Royal Institution of Great Britain


The Royal Institution was founded in 1799 to promote the application of science ‘to the common purposes of life’, and has been fulfilling this goal ever since through lecture series, such as the televised Christmas Lectures, and the scientific research of its world renowned laboratory. It was here that Humphry Davy, Michael Faraday, John Tyndall, James Dewar, and William and Lawrence Bragg, to name but six, made such seminal scientific discoveries as sodium, the miners’ safety lamp, and the electric motor, transformer, and generator, as well as determining why the sky was blue, inventing the thermos flask, and using x-rays to determine the atomic structure of crystals. Many of these pieces of work have exerted, through their technological applications, a profound influence on society.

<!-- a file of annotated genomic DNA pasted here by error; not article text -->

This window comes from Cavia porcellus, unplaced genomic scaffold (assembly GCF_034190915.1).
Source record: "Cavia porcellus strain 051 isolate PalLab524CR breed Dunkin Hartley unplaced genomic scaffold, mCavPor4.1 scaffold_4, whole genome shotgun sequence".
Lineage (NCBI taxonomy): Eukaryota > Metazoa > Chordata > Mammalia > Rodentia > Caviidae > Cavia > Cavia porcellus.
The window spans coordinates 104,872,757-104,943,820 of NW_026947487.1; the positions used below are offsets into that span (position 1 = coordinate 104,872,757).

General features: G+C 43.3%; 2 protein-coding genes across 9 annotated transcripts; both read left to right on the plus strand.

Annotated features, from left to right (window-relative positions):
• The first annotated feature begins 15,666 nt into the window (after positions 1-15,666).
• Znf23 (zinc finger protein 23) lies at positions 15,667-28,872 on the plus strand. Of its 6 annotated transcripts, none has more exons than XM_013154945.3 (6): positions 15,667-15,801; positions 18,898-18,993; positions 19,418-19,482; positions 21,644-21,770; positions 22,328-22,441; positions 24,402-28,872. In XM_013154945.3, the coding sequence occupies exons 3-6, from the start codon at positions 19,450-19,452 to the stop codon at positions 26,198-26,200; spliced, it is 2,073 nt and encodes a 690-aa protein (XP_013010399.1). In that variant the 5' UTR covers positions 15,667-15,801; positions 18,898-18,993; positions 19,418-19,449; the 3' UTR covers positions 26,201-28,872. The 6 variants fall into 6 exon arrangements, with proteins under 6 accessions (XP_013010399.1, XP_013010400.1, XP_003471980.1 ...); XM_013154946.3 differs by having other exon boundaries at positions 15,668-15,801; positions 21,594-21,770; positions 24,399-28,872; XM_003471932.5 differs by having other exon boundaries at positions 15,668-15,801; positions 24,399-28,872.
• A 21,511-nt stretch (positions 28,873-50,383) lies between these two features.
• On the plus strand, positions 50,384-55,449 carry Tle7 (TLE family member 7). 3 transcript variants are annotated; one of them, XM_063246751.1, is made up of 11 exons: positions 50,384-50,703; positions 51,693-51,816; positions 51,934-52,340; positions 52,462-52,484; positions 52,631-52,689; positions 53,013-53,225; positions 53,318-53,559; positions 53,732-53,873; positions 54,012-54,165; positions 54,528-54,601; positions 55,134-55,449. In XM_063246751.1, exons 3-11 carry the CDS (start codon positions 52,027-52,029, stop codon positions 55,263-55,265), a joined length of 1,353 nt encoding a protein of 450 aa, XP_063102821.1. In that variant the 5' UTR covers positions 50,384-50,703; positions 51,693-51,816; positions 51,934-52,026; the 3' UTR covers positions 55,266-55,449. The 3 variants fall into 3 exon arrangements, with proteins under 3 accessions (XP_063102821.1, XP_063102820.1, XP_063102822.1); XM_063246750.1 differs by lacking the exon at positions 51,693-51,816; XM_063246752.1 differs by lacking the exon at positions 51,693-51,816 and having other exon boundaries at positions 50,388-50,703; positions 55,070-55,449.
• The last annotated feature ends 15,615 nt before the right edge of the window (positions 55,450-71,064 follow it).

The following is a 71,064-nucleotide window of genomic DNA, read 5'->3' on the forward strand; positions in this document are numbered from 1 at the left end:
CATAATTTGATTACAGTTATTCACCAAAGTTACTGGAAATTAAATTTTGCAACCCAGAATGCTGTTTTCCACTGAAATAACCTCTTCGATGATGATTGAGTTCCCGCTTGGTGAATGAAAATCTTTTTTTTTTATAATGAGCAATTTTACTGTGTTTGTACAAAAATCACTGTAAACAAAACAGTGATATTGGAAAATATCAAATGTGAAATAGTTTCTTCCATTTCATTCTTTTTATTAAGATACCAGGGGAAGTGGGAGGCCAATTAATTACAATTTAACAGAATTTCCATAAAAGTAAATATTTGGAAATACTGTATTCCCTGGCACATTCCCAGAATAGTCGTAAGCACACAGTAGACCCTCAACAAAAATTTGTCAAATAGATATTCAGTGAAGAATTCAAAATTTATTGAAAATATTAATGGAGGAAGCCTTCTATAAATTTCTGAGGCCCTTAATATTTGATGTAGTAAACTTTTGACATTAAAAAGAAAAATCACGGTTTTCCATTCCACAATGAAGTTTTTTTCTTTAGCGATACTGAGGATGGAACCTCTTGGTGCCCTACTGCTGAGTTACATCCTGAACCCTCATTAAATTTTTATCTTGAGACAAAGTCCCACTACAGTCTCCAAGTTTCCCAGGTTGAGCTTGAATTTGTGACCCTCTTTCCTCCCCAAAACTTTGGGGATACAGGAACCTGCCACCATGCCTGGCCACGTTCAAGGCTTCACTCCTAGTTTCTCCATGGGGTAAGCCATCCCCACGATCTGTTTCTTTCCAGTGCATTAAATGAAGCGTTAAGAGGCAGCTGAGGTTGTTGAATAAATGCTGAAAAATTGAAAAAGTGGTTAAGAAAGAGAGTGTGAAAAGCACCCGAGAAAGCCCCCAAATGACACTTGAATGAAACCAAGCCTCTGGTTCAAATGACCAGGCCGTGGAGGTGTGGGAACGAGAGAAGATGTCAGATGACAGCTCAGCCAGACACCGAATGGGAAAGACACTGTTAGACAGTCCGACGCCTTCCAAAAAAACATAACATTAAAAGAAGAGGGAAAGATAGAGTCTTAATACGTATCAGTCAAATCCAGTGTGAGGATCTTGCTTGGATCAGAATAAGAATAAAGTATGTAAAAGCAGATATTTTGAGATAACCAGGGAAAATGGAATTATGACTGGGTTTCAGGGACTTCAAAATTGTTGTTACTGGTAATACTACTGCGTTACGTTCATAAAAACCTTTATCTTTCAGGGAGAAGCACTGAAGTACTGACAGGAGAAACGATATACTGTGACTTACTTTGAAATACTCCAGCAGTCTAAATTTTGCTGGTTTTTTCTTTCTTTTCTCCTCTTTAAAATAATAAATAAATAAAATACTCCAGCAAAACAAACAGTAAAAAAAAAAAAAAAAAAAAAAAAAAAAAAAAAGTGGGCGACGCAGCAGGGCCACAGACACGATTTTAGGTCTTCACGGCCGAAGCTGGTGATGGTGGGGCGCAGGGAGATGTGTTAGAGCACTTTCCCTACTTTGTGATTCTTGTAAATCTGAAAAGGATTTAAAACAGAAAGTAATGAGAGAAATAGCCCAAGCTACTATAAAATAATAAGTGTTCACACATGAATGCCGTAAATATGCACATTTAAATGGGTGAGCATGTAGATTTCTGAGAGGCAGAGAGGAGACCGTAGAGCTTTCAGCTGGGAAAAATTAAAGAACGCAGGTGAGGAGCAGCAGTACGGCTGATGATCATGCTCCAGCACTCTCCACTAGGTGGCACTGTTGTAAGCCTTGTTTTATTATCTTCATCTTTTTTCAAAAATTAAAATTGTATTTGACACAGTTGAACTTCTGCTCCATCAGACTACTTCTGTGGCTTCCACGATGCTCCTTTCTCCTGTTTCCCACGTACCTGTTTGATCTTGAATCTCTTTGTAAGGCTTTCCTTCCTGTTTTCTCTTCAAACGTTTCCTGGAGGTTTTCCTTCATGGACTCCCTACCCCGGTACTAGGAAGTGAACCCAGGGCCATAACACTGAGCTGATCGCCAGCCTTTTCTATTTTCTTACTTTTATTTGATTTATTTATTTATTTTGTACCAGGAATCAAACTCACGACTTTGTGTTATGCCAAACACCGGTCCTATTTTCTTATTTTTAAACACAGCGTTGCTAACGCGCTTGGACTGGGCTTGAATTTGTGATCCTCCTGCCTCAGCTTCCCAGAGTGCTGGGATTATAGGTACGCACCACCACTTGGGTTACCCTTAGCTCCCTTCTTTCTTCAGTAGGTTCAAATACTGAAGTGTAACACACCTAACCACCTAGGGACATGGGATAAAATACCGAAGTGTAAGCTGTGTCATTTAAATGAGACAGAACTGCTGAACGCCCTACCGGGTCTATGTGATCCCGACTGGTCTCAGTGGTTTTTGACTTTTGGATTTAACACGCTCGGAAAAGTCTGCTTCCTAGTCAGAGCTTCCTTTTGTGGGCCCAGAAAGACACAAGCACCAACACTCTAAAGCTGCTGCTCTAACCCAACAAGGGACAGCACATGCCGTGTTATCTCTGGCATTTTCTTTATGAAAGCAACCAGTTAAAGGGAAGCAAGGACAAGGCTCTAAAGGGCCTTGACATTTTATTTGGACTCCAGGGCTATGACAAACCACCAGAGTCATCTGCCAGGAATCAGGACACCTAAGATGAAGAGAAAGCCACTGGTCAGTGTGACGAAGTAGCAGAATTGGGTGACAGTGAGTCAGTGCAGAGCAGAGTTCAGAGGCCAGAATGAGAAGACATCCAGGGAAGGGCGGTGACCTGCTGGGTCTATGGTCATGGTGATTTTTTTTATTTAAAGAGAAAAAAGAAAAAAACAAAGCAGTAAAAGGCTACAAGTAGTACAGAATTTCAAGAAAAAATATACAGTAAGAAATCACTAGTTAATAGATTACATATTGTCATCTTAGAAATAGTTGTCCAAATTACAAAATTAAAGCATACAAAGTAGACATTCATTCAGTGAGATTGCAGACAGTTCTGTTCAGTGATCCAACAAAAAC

Today the Royal Institution continues to carry out world-class scientific research in its laboratory, has a major programme of public events to mesh science with society, and, following a £22m building project (partially funded by the Heritage Lottery Fund), now has a major programme devoted to caring for, interpreting, and displaying its heritage.